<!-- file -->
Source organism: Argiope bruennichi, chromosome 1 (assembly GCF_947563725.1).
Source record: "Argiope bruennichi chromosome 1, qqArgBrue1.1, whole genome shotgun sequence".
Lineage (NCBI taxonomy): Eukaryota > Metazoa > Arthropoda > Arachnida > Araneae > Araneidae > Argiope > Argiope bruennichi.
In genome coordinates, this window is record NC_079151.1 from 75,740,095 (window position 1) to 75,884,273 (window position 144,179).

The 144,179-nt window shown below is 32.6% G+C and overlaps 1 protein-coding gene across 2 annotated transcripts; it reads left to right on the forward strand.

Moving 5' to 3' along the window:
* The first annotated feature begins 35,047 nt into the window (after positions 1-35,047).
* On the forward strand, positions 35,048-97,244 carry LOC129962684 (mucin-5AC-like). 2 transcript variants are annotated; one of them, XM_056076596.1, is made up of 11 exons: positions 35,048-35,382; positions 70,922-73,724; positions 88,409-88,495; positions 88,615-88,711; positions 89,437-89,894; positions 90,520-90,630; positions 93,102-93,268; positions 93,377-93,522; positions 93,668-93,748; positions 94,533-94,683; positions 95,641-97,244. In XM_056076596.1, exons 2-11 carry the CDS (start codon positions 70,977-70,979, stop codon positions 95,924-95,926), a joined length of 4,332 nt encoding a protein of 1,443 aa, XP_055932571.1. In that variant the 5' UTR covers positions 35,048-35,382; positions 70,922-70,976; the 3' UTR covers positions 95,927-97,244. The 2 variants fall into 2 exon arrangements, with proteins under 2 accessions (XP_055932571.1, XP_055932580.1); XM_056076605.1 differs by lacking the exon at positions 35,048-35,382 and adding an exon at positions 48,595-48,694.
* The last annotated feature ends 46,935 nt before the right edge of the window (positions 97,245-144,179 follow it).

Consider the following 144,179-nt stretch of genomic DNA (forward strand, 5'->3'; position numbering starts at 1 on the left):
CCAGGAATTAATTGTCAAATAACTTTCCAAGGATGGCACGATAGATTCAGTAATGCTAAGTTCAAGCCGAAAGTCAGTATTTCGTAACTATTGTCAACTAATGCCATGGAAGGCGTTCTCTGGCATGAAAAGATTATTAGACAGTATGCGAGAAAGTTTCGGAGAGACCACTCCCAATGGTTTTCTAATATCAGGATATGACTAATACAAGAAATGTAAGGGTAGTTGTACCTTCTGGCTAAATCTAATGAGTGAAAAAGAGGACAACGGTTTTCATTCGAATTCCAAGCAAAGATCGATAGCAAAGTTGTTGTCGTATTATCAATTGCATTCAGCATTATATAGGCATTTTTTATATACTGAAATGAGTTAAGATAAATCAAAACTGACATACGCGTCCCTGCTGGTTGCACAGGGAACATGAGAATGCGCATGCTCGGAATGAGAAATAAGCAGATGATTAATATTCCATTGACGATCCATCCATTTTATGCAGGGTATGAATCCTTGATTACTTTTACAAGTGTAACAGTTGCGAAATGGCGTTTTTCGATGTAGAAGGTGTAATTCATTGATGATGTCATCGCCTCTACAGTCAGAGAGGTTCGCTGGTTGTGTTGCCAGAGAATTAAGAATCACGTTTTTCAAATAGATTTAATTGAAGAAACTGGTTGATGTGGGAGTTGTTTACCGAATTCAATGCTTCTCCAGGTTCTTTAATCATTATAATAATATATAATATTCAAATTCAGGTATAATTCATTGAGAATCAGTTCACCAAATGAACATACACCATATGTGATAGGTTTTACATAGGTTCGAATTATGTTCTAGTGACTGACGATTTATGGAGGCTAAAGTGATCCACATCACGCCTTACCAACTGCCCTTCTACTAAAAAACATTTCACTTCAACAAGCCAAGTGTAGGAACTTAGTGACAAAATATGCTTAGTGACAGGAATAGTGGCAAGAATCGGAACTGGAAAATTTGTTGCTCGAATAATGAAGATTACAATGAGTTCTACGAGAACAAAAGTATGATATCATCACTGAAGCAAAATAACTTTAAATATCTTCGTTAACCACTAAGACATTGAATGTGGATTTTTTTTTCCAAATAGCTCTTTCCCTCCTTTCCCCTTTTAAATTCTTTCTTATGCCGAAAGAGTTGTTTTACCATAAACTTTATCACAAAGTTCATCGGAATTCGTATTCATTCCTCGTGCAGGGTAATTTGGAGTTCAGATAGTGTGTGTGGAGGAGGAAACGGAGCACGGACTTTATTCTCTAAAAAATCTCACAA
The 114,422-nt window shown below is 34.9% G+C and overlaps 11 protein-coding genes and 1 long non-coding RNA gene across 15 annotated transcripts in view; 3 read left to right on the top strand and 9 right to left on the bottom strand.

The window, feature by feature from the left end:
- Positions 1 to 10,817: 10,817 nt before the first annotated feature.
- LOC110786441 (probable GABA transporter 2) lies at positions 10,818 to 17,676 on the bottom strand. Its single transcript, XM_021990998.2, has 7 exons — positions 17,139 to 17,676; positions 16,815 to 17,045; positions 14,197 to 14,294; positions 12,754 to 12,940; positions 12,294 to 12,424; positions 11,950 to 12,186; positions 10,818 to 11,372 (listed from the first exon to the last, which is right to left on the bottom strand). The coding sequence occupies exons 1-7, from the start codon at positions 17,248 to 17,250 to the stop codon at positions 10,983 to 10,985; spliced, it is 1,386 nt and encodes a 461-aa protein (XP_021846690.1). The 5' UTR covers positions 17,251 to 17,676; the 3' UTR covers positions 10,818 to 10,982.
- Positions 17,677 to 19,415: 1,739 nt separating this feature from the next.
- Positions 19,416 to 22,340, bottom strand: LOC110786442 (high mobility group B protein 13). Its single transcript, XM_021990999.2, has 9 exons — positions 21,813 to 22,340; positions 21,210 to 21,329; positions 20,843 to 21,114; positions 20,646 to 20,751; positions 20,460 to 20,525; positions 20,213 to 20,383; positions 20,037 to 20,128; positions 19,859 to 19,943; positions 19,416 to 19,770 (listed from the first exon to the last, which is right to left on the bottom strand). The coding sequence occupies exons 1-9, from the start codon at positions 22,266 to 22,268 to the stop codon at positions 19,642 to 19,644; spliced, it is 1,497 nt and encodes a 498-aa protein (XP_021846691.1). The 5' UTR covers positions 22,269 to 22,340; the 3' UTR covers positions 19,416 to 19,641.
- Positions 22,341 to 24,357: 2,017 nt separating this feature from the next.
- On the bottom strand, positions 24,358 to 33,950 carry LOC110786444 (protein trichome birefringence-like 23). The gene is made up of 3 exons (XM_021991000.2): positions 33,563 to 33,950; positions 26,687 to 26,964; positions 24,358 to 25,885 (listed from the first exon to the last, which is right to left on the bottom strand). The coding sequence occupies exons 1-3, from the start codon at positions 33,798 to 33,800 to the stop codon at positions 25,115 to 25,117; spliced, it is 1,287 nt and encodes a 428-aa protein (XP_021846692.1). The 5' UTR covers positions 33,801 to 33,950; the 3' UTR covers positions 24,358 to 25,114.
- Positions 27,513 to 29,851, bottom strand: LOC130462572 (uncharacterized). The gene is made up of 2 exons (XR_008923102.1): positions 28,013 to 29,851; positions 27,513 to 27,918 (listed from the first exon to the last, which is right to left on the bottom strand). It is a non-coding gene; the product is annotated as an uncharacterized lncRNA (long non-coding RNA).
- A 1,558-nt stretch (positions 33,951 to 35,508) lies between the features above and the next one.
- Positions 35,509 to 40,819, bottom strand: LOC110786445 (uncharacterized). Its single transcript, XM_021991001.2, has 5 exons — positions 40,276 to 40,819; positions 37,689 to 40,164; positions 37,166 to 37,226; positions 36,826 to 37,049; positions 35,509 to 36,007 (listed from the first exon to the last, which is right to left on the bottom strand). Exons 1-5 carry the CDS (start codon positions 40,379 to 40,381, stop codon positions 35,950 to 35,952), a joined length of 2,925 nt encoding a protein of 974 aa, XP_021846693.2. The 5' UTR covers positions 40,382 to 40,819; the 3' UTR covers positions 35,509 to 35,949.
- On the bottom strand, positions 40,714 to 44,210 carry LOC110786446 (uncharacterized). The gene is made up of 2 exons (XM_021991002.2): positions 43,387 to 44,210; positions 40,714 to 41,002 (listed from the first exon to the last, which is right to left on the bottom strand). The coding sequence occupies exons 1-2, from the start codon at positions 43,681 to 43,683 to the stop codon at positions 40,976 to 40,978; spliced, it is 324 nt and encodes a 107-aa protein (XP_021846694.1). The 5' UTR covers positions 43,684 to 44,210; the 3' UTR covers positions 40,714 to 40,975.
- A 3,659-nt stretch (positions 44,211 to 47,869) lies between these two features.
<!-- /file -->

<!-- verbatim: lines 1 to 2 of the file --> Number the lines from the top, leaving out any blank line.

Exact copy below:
Source organism: Argiope bruennichi, chromosome 1 (assembly GCF_947563725.1).
Source record: "Argiope bruennichi chromosome 1, qqArgBrue1.1, whole genome shotgun sequence".